Camera, Speckle System

Display Status:

This object is not on display at the National Air and Space Museum. It is either on loan or in storage.

Collection Item Summary:

This suite of objects constitutes the prototype speckle interferometer built by Harold A. McAlister, Regents’ Professor Emeritus of Astronomy & Founder and Director Emeritus of the Center for High Angular Resolution Astronomy (CHARA) Georgia State University, Atlanta, GA. The ensemble includes all the elements employed during an observing session including power supplies and connecting cables.

The technique known as “speckle interferometry” dates from the 1970s and revolutionized many astrometric applications, chiefly the study of very close binary stellar systems. The technique resembles the modern digital technique known as “stacking” but unlike stacking it preserves technical information about the absolute positions of point-source objects. As do modern techniques of active and adaptive optics, it’s primary value is being able to remove the distortion effects of the earth’s atmosphere to provide “diffraction limited” optical performance. Theoretically, when employed on a telescope of 94 inches or larger aperture, speckle provides resolving power equivalent to the Hubble Space Telescope.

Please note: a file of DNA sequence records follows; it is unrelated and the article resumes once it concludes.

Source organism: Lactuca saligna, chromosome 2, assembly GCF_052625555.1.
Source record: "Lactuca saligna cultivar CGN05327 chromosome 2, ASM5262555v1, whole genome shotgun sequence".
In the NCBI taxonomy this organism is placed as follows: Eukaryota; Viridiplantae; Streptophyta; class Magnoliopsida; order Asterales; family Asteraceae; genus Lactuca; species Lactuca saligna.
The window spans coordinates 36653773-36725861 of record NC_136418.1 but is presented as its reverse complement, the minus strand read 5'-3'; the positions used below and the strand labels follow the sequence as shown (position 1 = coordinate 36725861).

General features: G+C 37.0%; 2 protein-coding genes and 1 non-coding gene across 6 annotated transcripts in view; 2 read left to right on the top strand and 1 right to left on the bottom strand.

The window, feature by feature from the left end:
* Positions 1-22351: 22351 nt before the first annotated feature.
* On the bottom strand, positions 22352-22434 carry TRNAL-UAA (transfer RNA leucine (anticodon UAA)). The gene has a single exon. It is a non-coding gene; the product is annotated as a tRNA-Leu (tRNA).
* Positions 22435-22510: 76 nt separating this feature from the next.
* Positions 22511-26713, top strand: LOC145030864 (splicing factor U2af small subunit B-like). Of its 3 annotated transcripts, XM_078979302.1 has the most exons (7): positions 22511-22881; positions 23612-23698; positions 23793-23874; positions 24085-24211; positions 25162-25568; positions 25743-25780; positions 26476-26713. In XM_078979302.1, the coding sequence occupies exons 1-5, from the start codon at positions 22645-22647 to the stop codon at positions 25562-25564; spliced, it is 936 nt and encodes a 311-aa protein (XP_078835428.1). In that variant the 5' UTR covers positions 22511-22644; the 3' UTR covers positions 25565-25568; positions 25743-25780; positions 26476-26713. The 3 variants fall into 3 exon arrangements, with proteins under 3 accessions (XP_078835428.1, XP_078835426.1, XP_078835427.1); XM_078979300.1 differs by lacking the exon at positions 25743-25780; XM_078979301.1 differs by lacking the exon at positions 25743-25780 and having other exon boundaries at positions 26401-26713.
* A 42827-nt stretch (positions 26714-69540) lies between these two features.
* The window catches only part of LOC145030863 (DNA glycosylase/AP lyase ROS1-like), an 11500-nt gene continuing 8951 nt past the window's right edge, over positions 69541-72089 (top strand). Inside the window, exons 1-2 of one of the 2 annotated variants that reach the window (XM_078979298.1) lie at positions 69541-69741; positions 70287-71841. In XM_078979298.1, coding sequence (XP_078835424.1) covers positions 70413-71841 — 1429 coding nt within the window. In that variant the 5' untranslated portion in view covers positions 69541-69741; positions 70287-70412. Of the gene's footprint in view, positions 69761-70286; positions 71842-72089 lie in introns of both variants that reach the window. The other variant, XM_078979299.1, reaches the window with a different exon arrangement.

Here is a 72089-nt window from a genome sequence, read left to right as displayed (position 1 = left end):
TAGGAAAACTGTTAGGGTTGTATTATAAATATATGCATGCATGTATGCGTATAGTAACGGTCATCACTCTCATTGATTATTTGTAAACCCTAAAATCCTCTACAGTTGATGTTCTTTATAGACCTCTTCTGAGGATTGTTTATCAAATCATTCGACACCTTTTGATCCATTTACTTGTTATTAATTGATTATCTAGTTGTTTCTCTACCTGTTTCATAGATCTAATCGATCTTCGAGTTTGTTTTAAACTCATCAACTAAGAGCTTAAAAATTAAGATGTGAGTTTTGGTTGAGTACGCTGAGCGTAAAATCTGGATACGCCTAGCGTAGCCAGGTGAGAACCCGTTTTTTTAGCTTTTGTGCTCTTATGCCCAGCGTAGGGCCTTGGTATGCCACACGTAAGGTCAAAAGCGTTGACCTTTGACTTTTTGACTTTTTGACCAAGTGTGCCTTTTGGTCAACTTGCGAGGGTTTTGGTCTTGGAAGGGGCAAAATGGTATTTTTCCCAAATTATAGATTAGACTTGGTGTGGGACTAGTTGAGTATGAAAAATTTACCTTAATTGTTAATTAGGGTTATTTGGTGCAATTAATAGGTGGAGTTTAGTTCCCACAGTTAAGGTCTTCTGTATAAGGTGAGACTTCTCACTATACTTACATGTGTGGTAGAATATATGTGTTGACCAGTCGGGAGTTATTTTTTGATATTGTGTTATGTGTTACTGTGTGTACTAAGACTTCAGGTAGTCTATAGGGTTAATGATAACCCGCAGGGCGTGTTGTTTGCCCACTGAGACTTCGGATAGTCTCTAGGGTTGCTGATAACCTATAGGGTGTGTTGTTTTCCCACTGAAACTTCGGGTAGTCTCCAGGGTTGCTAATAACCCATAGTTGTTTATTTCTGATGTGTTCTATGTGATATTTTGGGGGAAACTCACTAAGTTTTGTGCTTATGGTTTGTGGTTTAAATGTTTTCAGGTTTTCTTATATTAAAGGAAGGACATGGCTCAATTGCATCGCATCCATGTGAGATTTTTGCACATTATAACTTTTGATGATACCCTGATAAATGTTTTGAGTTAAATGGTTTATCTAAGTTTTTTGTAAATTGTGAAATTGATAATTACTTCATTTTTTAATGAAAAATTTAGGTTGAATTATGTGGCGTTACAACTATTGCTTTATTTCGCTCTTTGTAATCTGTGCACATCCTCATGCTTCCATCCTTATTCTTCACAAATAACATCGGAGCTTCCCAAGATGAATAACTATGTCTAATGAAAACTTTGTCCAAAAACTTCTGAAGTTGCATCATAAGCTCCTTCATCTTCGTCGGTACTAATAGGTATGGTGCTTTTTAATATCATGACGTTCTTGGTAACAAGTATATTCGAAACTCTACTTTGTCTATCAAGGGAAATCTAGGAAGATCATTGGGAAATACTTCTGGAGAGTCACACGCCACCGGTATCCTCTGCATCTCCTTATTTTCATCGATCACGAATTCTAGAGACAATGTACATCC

In the late 1980s and early 1990s, one of the projects engaged by the Smithsonian's Sloan Videohistory program focused on how speckle interferometry revolutionized double star observing at the Naval Observatory. The instrument employed there is a direct descendant of this instrument.